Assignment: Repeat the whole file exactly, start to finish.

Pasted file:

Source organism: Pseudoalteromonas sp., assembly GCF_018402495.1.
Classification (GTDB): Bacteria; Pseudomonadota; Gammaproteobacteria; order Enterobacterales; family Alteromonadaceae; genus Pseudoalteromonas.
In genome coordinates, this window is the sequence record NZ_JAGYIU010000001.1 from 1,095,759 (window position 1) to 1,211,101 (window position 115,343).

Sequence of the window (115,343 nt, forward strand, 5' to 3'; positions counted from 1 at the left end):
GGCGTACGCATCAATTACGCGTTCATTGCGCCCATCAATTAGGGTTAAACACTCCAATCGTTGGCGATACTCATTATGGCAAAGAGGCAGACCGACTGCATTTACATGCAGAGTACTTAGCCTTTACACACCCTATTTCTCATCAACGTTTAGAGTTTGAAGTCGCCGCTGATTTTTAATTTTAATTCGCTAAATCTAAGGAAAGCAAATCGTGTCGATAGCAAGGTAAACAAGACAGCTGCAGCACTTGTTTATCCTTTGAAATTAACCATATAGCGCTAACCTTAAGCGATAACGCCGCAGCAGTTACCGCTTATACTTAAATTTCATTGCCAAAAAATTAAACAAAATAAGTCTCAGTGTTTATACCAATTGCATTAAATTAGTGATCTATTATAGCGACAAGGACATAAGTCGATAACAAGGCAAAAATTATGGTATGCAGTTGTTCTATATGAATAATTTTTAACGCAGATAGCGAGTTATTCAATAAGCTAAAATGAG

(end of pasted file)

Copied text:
Source organism: Pseudoalteromonas sp., assembly GCF_018402495.1.
Classification (GTDB): Bacteria; Pseudomonadota; Gammaproteobacteria; order Enterobacterales; family Alteromonadaceae; genus Pseudoalteromonas.
In genome coordinates, this window is the sequence record NZ_JAGYIU010000001.1 from 1,095,759 (window position 1) to 1,211,101 (window position 115,343).

Sequence of the window (115,343 nt, forward strand, 5' to 3'; positions counted from 1 at the left end):
GGCGTACGCATCAATTACGCGTTCATTGCGCCCATCAATTAGGGTTAAACACTCCAATCGTTGGCGATACTCATTATGGCAAAGAGGCAGACCGACTGCATTTACATGCAGAGTACTTAGCCTTTACACACCCTATTTCTCATCAACGTTTAGAGTTTGAAGTCGCCGCTGATTTTTAATTTTAATTCGCTAAATCTAAGGAAAGCAAATCGTGTCGATAGCAAGGTAAACAAGACAGCTGCAGCACTTGTTTATCCTTTGAAATTAACCATATAGCGCTAACCTTAAGCGATAACGCCGCAGCAGTTACCGCTTATACTTAAATTTCATTGCCAAAAAATTAAACAAAATAAGTCTCAGTGTTTATACCAATTGCATTAAATTAGTGATCTATTATAGCGACAAGGACATAAGTCGATAACAAGGCAAAAATTATGGTATGCAGTTGTTCTATATGAATAATTTTTAACGCAGATAGCGAGTTATTCAATAAGCTAAAATGAG